Brian Laslie presents history in a formidable style that challenges the reader to evaluate facts and question the conclusions he derives from them. His latest book, Air Power’s Lost Cause: The American Air Wars of Vietnam (Rowman & Littlefield, 272 pp. $39, hardcover; $36, Kindle), divides and analyzes the U.S. Air Force’s combat in the Vietnam War into six parts. The book is part of the War and Society Series, which investigates the history of the conduct of war, along with its social consequences.
Laslie, who holds a doctorate from Kansas State University, is the NORAD and USNORTHCOM deputy command historian at Peterson AFB in Colorado and an adjunct professor at the U.S. Air Force Academy and The Citadel.
I read and enjoyed Laslie’s previous book, The Air Force Way of War: U.S. Tactics and Training after Vietnam (2015). In it, he said that inadequate pilot training was the primary cause of aircraft losses in the Vietnam War. Because of that the Air Force revised its training and Laslie explained how, under a new system, technology influenced training, which influenced tactics, which influenced doctrine. I found his arguments credible, although sometimes slanted.
Air Power’s Lost Cause includes material from The Air Force Way of War, but in greater detail. By separating Air Force operations into six phases, Laslie presents a sharper view of the differences between units at different stages of the war. Chapter 7, “Laos, Cambodia, and the War against the Ho Chi Minh Trail,” instantly attracted me because I flew on AC-130 Spectre gunships over Laos during 1970-71.
Laslie says that the U.S. military failed to interdict the Trail because of problems on the ground rather than in the air. He mentions airpower twice: short-lived, fast-FAC Misty F-100 missions in Laos, and B-52 bombings of NVA supply depots in Cambodia. He blames the failure on technical problems with Operation Igloo White’s sensor system, with Lima TACAN radar sites’ inability to function and survive under attack, and the fact that the Trail had no central artery to cut because it was a network of often-changing paths.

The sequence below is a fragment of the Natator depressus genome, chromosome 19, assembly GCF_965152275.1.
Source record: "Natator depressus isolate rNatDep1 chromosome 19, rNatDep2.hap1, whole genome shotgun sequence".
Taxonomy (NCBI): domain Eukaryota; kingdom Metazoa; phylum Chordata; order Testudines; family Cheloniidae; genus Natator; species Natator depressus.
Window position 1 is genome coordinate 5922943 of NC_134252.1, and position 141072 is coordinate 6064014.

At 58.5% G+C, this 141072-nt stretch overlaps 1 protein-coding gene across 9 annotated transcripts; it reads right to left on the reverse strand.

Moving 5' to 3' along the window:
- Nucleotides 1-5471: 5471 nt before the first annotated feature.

To my chagrin as a crewdog on Spectre missions over the Trail, Laslie never mentions those SOS operations in Southern Laos. He completely ignores the thousands upon thousands of trucks destroyed and damaged—sometimes amid controversy—year after year. Laslie’s omission was like leaving a story about a Yankees’ seventh World Series game out of the sports section of The New York Times.
Two other segments deal with areas of the war I knew well: “The War in the South: Buildup and Close Air Support,” which I saw as a C-130 navigator in 1967-68, and “To Deter Hanoi…The War in the North,” which fighter jock friends have described to me at length and about which I have read in dozens of memoirs.
I found no surprises there. “The Buildup” massed aircraft of every design. “Close Air Support” employed fighters against Viet Cong and NVA troops using tactics that firmly bonded Air Force efforts to Army ground combat needs in the South.
“Up North” bombing did not work, Laslie says. The crux of the matter was that the U.S. used conventional weapons designed for conventional war against an unconventional enemy with minuscule supply needs. He includes a sound argument—with which he disagrees—that heavier bombing earlier in the war would have ended it sooner. He suggests that nothing short of a ground invasion of Laos could have cut the Trail. He mentions but does not analyze the disastrous 1971 Operation Lam Son 719.
With those facts and opinions in mind, here’s my analysis of the entire book:
Air Power’s Lost Cause abounds with declarative conclusions. It validates the idea that the whole war was overly compartmentalized. In the North, Air Force fighter-bomber tactics were predictable and costly. SAC refused to let go of its preferred method of war and paid a heavy price.
The Air Force used the wrong equipment in the wrong way. The Navy did it better. The air war often was a learning experience on tactics and technology, and the Navy immediately applied new lessons during the war while the Air Force waited until later. The Navy’s Top Gun school, for example, came up with a training program eventually used for post-war Air Force fighter pilot training.
Laslie’s chapter, “Air to Air War,” is an excellent summation of dogfighting combat. It includes a glimpse of North Vietnamese pilots.
In showing the pros and cons of American air wars in Vietnam, Laslie avoids lengthy political analyses. He more than suggests, however, that many military problems were born outside of the military environment. He points out, for example, that away from the battlefields, American politicians interfered with military aims and objectives. In that regard, Laslie quotes David Halberstam: “America, like the French before them, tended to underestimate the bravery, strength, resilience, and the political dynamics, which fed the indigenous force they were fighting.”
Laslie ends the book with a story from Mark Bowden about former U.S. Army Col. Harry Summers, who “told a North Vietnamese counterpart, ‘You know, you never defeated us on the battlefield,’ to which the Communist officer replied, ‘That may be so, but it is also irrelevant.'”
The aim of Air Power’s Lost Cause is to tell the complete history of Laslie’s six air power groups from the beginning of American involvement until final withdrawal. He definitively does so, but leaves some loopholes for a reader to challenge his thinking.